James Bennet does a good job of covering up the ridiculous selfishness of the Muslim Waqf authorities–that group responsible by the Muslims for managing the Temple Mount, or Al Aksa–in an article that has potential to be fair but misses the mark. The problem starts from the lead:
Quietly but insistently, the Israeli authorities have pried open to non-Muslims the man-made plateau here that is one of the world’s tinderboxes, the symbol and nexus of conflict between Jews and Arabs.
“Pried open?” The more disturbing part is the kicker–the end of the article, where Bennet writes about Mr. Rogin, who wants to destroy the Mosque and rebuild. Does Bennet realize that Mr. Rogin, at that point, seems to represent the aspirations of the Jewish people of a whole–and yet most Jews would not agree with him? I think Bennet realizes it, yet relishes in his ability to push his agenda into the story through selective reporting.
The fact of the matter is that the question of Muslim selfishness on the Temple Mount is highly under-reported. For some reason, people do not expect Muslims to be as tolerant of other religions as they expect, say, Jews. If Jews were to restrict Muslim worship it would be decried as ‘apartheid,’ but when Muslims do not allow Jews to visit their holiest-of-holies, which is under their sovereignty territorially, the world accepts it. This is a racism of lower standards directed against the Muslim people, and it is time we work to disabuse ourselves from it.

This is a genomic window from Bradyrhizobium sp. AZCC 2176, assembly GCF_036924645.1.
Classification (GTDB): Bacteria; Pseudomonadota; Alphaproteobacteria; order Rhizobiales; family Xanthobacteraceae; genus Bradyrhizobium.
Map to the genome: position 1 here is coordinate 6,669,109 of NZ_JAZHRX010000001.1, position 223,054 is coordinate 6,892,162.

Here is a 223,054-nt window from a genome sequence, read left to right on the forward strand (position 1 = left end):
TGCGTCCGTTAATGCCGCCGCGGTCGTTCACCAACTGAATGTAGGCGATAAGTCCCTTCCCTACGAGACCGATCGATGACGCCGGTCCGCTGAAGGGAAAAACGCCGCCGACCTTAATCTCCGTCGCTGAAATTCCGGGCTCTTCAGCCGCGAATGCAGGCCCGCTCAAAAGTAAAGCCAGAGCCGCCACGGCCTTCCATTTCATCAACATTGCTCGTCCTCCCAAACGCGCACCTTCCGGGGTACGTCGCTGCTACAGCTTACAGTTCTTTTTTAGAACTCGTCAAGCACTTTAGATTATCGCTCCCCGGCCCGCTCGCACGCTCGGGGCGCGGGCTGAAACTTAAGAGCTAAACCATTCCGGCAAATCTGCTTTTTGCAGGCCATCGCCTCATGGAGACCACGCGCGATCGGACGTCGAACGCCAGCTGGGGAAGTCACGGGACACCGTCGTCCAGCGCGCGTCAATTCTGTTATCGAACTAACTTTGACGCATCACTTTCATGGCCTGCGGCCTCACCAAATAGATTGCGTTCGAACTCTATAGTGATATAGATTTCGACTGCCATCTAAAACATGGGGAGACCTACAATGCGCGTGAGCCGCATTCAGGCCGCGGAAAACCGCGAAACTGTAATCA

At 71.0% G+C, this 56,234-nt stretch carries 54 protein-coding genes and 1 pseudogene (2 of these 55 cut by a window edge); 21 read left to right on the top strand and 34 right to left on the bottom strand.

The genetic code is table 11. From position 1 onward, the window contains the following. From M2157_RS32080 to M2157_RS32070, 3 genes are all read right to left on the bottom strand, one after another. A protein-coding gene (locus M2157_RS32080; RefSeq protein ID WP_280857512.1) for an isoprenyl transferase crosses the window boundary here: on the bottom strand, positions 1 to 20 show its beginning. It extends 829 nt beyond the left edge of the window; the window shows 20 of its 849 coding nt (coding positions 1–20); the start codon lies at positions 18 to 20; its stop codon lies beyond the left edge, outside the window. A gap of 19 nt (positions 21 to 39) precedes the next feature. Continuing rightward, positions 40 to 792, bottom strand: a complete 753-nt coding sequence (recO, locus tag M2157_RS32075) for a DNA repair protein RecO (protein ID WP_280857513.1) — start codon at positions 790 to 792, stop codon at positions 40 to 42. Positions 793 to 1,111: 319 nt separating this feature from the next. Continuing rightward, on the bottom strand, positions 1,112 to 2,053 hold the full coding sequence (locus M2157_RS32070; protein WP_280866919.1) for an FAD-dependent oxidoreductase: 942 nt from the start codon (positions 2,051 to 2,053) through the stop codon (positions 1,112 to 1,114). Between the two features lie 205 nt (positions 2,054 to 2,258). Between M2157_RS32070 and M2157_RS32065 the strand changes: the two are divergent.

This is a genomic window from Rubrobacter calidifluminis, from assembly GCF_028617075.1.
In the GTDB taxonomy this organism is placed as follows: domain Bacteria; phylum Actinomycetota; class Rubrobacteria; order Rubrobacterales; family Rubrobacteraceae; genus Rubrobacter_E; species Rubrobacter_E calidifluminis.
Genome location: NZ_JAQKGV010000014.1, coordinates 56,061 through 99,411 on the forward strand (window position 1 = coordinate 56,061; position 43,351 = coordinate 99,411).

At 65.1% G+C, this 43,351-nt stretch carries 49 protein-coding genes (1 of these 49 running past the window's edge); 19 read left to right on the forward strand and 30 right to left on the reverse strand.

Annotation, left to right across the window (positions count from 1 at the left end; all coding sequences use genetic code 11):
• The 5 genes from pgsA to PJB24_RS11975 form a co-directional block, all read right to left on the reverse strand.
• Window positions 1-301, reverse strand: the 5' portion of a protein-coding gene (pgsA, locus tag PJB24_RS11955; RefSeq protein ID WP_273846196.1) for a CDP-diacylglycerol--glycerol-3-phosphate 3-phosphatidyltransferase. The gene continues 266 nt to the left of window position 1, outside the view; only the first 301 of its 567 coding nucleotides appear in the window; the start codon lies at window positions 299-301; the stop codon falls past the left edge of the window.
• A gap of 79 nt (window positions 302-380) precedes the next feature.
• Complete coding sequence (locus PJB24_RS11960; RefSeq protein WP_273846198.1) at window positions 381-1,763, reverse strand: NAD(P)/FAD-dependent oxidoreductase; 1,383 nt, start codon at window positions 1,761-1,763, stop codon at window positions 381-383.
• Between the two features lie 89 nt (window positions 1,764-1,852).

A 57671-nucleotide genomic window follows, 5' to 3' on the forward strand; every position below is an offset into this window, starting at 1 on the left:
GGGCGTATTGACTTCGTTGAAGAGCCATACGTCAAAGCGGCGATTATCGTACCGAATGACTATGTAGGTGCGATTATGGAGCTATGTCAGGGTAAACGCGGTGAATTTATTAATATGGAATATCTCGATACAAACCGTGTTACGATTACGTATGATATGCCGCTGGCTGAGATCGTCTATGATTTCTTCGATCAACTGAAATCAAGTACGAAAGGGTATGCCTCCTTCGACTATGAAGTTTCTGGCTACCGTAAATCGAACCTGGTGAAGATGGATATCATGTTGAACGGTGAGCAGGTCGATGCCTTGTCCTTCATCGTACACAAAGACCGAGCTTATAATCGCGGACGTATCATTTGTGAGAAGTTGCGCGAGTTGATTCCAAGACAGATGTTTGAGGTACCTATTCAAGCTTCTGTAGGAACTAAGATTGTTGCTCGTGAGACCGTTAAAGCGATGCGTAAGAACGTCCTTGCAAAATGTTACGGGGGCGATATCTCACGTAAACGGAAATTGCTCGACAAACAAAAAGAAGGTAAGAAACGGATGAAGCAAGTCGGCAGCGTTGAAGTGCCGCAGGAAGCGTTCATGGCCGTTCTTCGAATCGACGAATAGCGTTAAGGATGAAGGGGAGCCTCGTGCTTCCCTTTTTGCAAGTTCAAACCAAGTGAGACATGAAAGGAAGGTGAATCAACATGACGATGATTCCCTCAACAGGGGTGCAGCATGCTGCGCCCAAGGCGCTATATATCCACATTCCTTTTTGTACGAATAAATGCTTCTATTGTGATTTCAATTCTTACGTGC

Everyone has the potential to be pluralistic and accepting–not only the Judeo-Christian White people.
While I try and finish off one of the more hectic months of my life, here is a great article by Alan Dershowitz called Terror Stings Its Pal, the U.N. In it, Dershowitz exposes the way the UN encourages the use of terror, namely by unequivically supporting the Palestinians:
There are numerous occupied peoples around the world seeking statehood or national liberation, including the Tibetans, Kurds, Turkish Armenians and Palestinians. Only one of these groups has received official recognition by the U.N., including observer status and invitations to speak and participate in committee work. That group is the one that invented and perfected modern international terrorism — namely, the Palestinians.
These rewards were first bestowed in the 1970s when the Palestine Liberation Organization was unabashedly committed to terrorism. In fact, Chairman Yasser Arafat was invited to speak to the U.N. General Assembly in 1974 at a time when his organization was seeking to destroy a member-state of the U.N. by terrorism.